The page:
Apparently, taking six or seven years off of fiction writing is not good for my writing skills! I’m frantically trying to relearn what I thought I already knew.
I’ve been working on a novel lately. I really want to finish this one! Even if it is completely awful. I’ve written chapter one (which starts out great, and ends with a poorly written bar scene). Now I’m on chapter two! Hooray for progress!
I’ve realised that I am not very good at writing description. I forget to even put it in! It’s probably because I’ve read a lot of classics, which do description well, but I know by today’s standards they are rather excessive.
My dad told me, when I was eight years old and just starting to write, that I should describe my characters’ looks right away in the first chapter. But I’ve swung the other way–perhaps too far–and I don’t think a physical description is always necessary. I’ve been trying to work descriptions into the story naturally, instead of writing a list of attributes like, “Eddie was 6’3″, muscular, with bright blue eyes and blond hair, thinning slightly…” (Nope, that’s not the hero. That’s one of the villains!)
Then there is setting. I do believe that describing the setting can be very important. That’s where I have the most trouble. I don’t want to use clichés, but on the other hand, I don’t want to be too off-the-wall all the time. I need practice, I think. And I need to read more really good fiction.
What are your favourite books or authors that use description well?
I grew up rather sheltered. Then I got married right after highschool. My husband (boyfriend at the time) is the one who took me to a bar for the first time, a few days after my eighteenth birthday. It was 7:00 PM on a Wednesday. There was almost no one else there. Since then, I think I’ve been to bars maybe three other times. Yeah, we’re party animals!
Now, I’m trying to write a scene that takes place in a bar. It’s a similarly slow night. But somehow, I need my character to meet antagonist #2 at this bar. And like him. And trust him.
What does one say when meeting someone at the bar for the first time? I suppose they could talk about the weather. It’s February, and it’s snowing.
I just sent off an article query, and my heart is pounding! It’s quite an adrenalin rush for nothing more than clicking “Send” on an email! Last week, all my submissions were fiction or poetry that I had already written. Now, it’s time to write some new stuff! Wish me luck!
I am at the library right now. I’ve been browsing the magazines looking for ideas. It is a little depressing! Most of the magazines here are glossy and nation- or continent-wide I want to start with smaller regional magazines, which might be more willing to give me a chance.
I have one article idea that I’ve written a query for. I’ll polish it and send it off over the next few days. Other than that, I’m almost out of ideas. I was hoping to be inspired or at least intrigued by the magazines here. Instead I feel like I don’t know anything about anything.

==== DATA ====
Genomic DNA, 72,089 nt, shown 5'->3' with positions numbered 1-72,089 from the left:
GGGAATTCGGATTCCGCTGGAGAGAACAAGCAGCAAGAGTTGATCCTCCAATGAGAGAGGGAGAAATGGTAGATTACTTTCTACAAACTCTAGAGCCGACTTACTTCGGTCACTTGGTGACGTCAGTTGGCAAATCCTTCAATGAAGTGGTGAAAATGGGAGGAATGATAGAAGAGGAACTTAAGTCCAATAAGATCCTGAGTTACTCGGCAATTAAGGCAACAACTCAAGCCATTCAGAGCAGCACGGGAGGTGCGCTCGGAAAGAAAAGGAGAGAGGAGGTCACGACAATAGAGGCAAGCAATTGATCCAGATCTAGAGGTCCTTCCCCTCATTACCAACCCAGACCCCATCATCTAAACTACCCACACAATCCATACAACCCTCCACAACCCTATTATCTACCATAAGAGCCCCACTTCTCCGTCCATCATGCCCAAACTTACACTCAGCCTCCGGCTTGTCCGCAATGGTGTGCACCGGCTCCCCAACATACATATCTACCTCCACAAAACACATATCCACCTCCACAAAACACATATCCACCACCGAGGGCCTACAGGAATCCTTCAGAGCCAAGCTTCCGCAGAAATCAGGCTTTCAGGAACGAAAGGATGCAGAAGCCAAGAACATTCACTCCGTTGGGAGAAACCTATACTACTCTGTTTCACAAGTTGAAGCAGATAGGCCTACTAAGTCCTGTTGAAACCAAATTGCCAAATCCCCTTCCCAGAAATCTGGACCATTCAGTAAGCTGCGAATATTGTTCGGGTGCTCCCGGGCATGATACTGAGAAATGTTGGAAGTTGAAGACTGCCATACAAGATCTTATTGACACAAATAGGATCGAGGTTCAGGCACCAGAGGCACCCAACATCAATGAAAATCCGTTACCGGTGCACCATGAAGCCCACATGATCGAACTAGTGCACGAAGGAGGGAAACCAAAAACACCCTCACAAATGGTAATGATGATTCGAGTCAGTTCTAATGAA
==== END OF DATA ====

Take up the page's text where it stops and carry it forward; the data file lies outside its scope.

Then there’s editing. Over the past week, as I’ve been browsing more writers’ blogs and websites, I was amazed to see how many writers also offer editing services. That is intimidating! Is there room for me in the industry?
Sorry. I do usually try to stay positive, and my dismay is a bit exaggerated. Oh, how I love hyperbole! But I still can’t help but be worried and want to bury myself in fiction.
Instead of worrying, I need to get to work! I’ve only been at this seriously for a week, I can’t expect it to drop right into my lap. Especially when my priority has to be my family.
Never split an infinitive. Don’t begin a sentence with a contraction or end a sentence with a preposition. For that matter, do not use contractions in formal writing. Use only complete sentences, not fragments.
These are just a few of the traditional English grammar rules that used to be unbreakable, but are now considered to be simply guidelines for beginners, or even thrown out completely as outdated.
I regularly break each of those rules, and probably several more that I’m not even aware of. I hope my rebellion only benefits my writing. And I hope I don’t annoy my proper Scottish papa too much.
The key to effectively breaking the rules, is to know the rules. Once you can write well within the rules, and understand the reason for them, a judiciously broken rule can add spice to your writing. Like a well-placed sentence fragment. That is why they have highschool English classes.
Are there any rules you never keep? Or any you never break?
I had a writing instructor tell me once to “Never write for free!” Her reasoning made sense. Writers who will work for free lower the chances that freelance writers will get paid well. After all, there’s always someone who will accept a lower fee. If writers don’t stand together to change things, editors and consumers will never value the work we do. Right?
I’ve come to see that such a view is idealistic. It’s all well and good to tell a beginner writer never to work for free, but really, how else is an untried wordsmith going to get any work? Clips are what a writer needs, and I firmly believe that when an editor reviews a writer’s clips, he doesn’t care whether the publication paid or not. He cares about the quality of writing.
So, I write for free (so far, just blogging). And I occasionally edit for free (only FellowScript, which looks great on my resume!). I also do book reviews for a free copy of the book (Booksneeze). Or just because I like the book.
That said, I also write and edit for pay. Slowly, as I get more experience and start to develop a reputation for excellent work, my writing and editing income will go up.
What is your opinion of my instructor’s advice?